This research was funded by the Stem Cell Network in partnership with the James Fund for Neuroblastoma Research, and Solving Kids’ Cancer. This study was also supported by the Canadian Institutes of Health Research, Canadian Cancer Society Research Institute, Lilah’s Fund, Shania’s Sunflower of Hope, Sam’s Day, the Ontario Institute for Cancer Research, the Terry Fox Research Institute, and the McLaughlin Centre and SickKids Foundation.
 
When the new SickKids Research & Learning Tower opens its doors, Kaplan’s lab will be relocated to the Cancer, Stem Cells & Regenerative Medicine neighbourhood. The shared resources and close proximity to colleagues in other scientific disciplines will encourage novel ideas and may result in collaborations between researchers who may not otherwise interact.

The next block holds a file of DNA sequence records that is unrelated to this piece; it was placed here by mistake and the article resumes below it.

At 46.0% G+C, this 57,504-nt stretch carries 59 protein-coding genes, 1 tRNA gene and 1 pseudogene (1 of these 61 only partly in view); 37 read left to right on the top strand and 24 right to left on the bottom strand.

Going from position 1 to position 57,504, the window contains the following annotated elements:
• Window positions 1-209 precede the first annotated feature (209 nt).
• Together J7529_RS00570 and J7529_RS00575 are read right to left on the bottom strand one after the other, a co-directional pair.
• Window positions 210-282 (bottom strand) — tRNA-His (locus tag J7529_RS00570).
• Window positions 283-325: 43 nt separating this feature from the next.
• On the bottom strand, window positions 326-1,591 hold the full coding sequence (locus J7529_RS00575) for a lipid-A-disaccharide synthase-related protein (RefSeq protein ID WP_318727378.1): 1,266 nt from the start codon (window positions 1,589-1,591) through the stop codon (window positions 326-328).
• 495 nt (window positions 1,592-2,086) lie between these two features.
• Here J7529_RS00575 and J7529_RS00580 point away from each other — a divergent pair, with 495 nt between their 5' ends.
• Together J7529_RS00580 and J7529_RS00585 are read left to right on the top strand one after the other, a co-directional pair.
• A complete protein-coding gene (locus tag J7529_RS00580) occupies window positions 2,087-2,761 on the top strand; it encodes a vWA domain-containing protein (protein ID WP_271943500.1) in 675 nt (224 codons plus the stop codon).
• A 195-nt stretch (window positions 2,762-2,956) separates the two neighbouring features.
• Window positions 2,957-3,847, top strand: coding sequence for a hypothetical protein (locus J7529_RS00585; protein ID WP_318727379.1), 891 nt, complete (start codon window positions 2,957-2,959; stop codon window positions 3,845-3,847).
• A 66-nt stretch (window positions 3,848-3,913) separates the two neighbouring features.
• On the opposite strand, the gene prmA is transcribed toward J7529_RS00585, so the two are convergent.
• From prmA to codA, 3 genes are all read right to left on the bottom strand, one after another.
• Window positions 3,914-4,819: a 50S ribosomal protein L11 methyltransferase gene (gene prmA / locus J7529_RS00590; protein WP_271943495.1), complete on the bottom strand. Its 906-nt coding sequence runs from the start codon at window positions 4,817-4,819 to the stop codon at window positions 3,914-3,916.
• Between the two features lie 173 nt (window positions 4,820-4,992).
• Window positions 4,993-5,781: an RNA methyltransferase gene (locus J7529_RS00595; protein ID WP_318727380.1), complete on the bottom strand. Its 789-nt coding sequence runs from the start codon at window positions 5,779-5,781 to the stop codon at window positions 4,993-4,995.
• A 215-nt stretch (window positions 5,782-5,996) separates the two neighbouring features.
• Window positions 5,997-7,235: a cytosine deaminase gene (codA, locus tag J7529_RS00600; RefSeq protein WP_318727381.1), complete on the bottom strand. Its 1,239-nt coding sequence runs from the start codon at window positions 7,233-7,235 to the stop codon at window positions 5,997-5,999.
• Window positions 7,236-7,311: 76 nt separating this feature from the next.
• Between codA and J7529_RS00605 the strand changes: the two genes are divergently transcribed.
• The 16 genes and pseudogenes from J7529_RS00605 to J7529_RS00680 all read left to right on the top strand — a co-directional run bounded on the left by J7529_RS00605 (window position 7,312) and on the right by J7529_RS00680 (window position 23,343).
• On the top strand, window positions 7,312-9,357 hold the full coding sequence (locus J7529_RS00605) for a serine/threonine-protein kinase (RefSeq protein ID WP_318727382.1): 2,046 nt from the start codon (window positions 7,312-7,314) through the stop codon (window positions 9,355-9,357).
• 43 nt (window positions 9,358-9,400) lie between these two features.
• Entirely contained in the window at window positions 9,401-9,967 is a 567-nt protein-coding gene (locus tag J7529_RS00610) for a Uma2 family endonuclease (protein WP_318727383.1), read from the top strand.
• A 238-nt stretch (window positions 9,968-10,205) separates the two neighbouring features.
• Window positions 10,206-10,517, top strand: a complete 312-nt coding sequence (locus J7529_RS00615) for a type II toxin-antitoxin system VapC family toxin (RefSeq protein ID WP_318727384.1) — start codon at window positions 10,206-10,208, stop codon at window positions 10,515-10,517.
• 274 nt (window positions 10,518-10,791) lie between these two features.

About The Hospital for Sick Children
The Hospital for Sick Children (SickKids) is recognized as one of the world’s foremost paediatric health-care institutions and is Canada’s leading centre dedicated to advancing children’s health through the integration of patient care, research and education. Founded in 1875 and affiliated with the University of Toronto, SickKids is one of Canada’s most research-intensive hospitals and has generated discoveries that have helped children globally.  Its mission is to provide the best in complex and specialized family-centred care; pioneer scientific and clinical advancements; share expertise; foster an academic environment that nurtures health-care professionals; and champion an accessible, comprehensive and sustainable child health system.  SickKids is proud of its vision of Healthier Children. A Better World.™ For more information, please visit www.sickkids.ca.